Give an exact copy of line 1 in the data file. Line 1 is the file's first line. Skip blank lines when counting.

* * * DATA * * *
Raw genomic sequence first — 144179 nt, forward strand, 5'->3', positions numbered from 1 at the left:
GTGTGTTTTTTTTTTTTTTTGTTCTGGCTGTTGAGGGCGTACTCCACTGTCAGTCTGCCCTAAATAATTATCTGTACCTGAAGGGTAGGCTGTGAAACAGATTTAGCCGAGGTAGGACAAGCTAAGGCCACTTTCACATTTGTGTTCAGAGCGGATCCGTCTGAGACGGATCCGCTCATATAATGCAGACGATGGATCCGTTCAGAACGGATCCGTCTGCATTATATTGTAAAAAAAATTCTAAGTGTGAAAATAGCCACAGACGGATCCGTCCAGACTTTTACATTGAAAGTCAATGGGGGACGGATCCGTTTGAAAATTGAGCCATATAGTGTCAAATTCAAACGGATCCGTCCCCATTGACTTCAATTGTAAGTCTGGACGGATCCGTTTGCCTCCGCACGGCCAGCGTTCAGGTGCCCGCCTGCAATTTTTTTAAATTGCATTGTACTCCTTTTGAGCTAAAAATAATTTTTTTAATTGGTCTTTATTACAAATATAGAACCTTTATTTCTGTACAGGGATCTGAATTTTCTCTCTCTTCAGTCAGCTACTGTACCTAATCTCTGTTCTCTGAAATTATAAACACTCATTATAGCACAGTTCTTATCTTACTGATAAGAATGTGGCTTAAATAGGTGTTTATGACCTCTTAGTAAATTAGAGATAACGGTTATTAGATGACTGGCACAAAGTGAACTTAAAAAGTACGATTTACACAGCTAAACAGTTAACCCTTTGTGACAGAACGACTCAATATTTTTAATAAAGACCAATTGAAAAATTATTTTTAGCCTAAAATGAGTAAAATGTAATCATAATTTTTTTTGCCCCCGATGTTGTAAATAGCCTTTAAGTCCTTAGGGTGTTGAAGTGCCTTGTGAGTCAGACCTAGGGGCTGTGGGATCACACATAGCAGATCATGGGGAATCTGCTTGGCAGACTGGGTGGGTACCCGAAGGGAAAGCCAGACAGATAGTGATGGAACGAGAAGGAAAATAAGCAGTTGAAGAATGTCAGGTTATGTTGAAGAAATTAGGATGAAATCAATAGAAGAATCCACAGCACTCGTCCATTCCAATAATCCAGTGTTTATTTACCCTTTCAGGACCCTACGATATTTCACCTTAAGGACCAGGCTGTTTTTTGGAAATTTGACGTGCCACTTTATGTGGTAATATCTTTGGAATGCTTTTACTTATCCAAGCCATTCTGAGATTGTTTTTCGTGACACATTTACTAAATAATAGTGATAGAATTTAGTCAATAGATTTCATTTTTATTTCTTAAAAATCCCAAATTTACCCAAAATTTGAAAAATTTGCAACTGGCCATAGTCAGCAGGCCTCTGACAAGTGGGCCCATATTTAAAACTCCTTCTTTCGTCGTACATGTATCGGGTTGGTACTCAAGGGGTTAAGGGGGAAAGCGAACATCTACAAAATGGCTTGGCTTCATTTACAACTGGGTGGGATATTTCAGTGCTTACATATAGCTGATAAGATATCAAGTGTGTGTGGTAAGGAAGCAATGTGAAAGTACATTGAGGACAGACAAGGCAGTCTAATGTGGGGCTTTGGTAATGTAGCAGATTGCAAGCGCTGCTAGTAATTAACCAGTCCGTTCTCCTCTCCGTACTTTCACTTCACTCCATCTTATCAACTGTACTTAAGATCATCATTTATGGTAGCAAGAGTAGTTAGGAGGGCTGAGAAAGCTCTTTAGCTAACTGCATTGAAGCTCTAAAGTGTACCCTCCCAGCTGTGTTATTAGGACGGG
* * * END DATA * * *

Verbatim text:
Raw genomic sequence first — 144179 nt, forward strand, 5'->3', positions numbered from 1 at the left: